Who we are & what we do?

The Portsmouth-Brawijaya Centre for Global Health, Population, and Policy (PB Centre) is a collaboration between the University of Portsmouth, United Kingdom and the University of Brawijaya in Malang, Indonesia. The PB Centre has been developed through the British Council Newton Institutional Link grant awarded to the University of Portsmouth and the University of Brawijaya in 2015. The PB Centre is located in two campuses, the University of Portsmouth, Portsmouth, United Kingdom and the University of Brawijaya, Malang, Indonesia, with outreach to the global community. We, the two public universities, jointly cater to a student population of over 80,000 a year from across the world.

The key mission of the PB Centre is to improve the health and well-being of people globally through research, teaching and training. To achieve this objective we undertake evidence-based, policy led world class research on both basic and applied bio-social determinants of health, teaching advanced research methods to equip future scientists with the ability to undertake more complex challenges in data analysis. We also provide continued professional development programmes to enable practicing researchers to update their technical and substantive knowledge in the broad thematic area of population health. Our two year International Masters Programme on Global Health Research Methods starting from 2017 at our Malang Campus, and a one year MSc in Global Health Research Methods starting from 2018 at our Portsmouth Campus will cater to global aspirants in population research. We work with the academic community, federal governments, the third sector, international agencies, and inter-governmental organisations to generate maximum impact of our research findings on policy and programming at national, regional and local government levels; and international organisations, such as the United Nations Population Fund.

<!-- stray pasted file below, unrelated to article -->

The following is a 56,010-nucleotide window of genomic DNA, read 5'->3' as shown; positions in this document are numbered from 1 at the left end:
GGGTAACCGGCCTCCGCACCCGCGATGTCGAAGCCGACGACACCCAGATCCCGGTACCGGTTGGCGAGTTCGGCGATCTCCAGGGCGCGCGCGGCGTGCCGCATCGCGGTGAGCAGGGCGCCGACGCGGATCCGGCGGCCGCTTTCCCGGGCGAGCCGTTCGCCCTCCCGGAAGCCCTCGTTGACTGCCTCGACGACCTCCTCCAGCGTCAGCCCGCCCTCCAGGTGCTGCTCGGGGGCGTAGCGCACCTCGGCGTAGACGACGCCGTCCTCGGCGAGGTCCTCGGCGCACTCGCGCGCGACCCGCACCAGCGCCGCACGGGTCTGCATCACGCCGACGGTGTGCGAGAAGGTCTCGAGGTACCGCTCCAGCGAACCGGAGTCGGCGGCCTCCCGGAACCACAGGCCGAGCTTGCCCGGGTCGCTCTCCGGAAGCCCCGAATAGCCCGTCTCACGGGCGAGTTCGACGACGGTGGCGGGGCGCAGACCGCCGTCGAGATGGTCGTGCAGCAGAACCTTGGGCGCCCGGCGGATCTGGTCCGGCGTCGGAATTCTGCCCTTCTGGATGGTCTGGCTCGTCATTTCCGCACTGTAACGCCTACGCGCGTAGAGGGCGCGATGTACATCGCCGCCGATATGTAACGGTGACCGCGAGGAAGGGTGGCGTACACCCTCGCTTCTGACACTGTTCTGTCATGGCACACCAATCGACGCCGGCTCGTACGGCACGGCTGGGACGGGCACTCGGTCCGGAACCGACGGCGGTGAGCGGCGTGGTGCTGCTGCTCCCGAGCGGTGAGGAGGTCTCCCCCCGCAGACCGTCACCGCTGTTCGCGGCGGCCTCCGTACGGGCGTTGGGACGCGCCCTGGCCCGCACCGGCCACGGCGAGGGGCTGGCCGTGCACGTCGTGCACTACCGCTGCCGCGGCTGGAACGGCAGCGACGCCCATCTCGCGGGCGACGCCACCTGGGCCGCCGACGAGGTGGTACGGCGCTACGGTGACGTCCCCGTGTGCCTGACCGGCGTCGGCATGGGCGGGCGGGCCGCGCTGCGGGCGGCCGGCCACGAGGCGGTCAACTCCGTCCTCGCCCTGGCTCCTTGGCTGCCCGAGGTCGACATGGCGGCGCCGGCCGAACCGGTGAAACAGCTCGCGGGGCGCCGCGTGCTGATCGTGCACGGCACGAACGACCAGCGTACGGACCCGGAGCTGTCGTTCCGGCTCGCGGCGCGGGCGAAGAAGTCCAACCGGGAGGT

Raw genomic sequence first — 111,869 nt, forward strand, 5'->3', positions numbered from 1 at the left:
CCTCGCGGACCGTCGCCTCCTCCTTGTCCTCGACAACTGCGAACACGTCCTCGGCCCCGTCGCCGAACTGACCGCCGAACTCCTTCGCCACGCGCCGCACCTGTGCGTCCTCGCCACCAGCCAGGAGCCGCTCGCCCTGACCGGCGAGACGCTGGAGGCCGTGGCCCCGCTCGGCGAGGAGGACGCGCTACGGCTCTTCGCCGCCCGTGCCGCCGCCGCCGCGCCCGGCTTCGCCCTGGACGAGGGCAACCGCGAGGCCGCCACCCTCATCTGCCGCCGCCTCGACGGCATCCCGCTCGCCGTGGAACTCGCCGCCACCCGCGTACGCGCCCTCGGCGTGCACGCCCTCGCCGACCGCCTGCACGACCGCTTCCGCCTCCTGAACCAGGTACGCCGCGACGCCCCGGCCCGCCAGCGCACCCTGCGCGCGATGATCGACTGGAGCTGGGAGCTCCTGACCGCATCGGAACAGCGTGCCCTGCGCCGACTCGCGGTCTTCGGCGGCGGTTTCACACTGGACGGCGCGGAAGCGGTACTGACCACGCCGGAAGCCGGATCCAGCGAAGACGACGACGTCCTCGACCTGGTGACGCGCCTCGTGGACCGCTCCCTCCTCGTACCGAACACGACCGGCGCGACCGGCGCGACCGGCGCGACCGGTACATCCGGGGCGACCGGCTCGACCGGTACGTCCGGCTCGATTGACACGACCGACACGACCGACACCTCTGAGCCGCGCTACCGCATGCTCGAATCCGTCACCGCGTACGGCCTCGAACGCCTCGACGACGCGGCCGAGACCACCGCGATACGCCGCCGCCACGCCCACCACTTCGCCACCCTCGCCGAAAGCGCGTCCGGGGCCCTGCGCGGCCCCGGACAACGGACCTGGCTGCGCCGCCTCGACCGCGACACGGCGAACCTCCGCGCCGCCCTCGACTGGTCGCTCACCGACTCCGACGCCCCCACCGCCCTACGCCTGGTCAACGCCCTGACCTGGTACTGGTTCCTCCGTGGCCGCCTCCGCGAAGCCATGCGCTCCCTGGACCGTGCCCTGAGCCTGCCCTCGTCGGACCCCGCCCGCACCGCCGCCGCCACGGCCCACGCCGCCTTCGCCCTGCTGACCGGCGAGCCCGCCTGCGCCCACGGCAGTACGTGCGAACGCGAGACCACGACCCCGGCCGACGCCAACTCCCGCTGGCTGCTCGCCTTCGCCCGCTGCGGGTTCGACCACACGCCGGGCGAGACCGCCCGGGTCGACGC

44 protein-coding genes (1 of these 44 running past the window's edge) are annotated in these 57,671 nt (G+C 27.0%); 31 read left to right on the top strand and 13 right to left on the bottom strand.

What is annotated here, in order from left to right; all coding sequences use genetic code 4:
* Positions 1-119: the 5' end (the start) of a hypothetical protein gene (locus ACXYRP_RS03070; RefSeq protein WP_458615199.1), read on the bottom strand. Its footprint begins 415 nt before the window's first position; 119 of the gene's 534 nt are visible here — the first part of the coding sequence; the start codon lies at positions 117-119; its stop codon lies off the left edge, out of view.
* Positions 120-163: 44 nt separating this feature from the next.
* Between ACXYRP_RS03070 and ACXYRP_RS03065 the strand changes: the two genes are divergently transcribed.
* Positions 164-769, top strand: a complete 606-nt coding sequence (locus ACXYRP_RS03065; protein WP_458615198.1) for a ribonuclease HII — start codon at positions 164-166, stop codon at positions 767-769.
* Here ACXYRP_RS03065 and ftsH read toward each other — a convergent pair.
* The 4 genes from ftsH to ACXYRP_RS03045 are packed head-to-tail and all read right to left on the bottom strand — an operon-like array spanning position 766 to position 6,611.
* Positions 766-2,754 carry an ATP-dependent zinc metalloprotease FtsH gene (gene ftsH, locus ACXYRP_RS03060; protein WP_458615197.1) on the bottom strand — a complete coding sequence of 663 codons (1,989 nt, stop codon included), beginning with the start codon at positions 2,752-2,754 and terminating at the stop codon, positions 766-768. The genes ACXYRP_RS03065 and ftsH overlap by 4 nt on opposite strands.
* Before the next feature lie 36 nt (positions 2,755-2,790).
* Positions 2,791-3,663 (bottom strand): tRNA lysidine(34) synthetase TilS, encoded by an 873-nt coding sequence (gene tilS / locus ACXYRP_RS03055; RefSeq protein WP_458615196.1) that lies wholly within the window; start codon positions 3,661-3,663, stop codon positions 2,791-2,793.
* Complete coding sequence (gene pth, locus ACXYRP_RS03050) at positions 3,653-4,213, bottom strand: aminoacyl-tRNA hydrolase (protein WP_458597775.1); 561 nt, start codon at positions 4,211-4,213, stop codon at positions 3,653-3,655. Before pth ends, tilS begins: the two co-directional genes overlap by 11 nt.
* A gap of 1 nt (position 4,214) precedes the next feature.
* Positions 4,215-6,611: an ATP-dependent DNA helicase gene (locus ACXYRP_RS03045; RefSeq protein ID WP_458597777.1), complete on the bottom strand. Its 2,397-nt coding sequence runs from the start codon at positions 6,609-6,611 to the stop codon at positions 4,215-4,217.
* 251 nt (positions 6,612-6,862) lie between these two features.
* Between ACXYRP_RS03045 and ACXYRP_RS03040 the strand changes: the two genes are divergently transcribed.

The PB Centre has a unique team of interdisciplinary researchers drawn from various faculties within both the Universities. Broadly, our geographic expertise cover most of the Low and Middle Income countries in the world and Europe. Our researchers have academic backgrounds in anthropology, demography, public health, social statistics, applied mathematics, health economics, gender, political science, epidemiology, human psychology, human geography, geology, international relations and development. Our researchers work on gender relations, climate change, poverty, health inequalities, family planning, maternal and child health, low fertility, food security, micro financing, demand side financing, human security, democratisation impact on public health services related to health policy, HIV transmission, international female migration, domestic violence, adolescent health, antimicrobial resistance, non-communicable diseases, health systems, and access to medicine. Our methodological expertise include impact evaluation, implementation research, mixed methods, systematic reviews, advanced statistical modelling, ethnographic methods, and survey methods.

We are currently engaged in a major research programme on maternal and child health funded by UK Medical Research Council (MRC) and the Department of Biotechnology (DBT), Government of India on demand side financing in Bangladesh and India. Our international collaborators in this project are Jawaharlal Nehru University (JNU), New Delhi; International Centre for Diarrhoeal Disease Research (icddr,b), Bangladesh; Centre for Development Studies (CDS), Trivandrum; Sree Chitra Tirunal Institute for Medical Sciences and Technology, Trivandrum. We also currently run the UK Newton funded project on international female migration in Indonesia. The Portsmouth Birth Cohort Study is one of our flagship projects in the UK. This project aims to recruit over 2000 births from 2016 in the city of Portsmouth to generate a unique data set to explore various biological and social determinants of health and wellbeing of mothers and children. We have recently completed a major research project from the British Academy (BA) on the impact of low fertility on the health and well-being of women in developing countries. We have also concluded a prestigious ESRC seminar series on Low fertility in Developing Countries in collaboration with the University of Oxford and the Centre for Development Studies, Trivandrum. A special volume ‘Causes and implications of low fertility in developing countries’ including papers from the Seminar Series will be published in the Journal of Biosocial Science in early 2017. The PB Centre uses various platforms to disseminate research findings. These include academic publication in high impact journals (e.g. Health Policy and Planning, Journal of Population Research, Social Science and Medicine); conference presentations (e.g. British Society for Population Studies); public engagement; dissemination workshops; dissemination clinics and social media. We conduct our research ethically with full consideration of local cultures and government regulations and are embedded in gender and racial equality. Our research is governed by a joint executive committee representing senior academic and administrative members from both the Universities.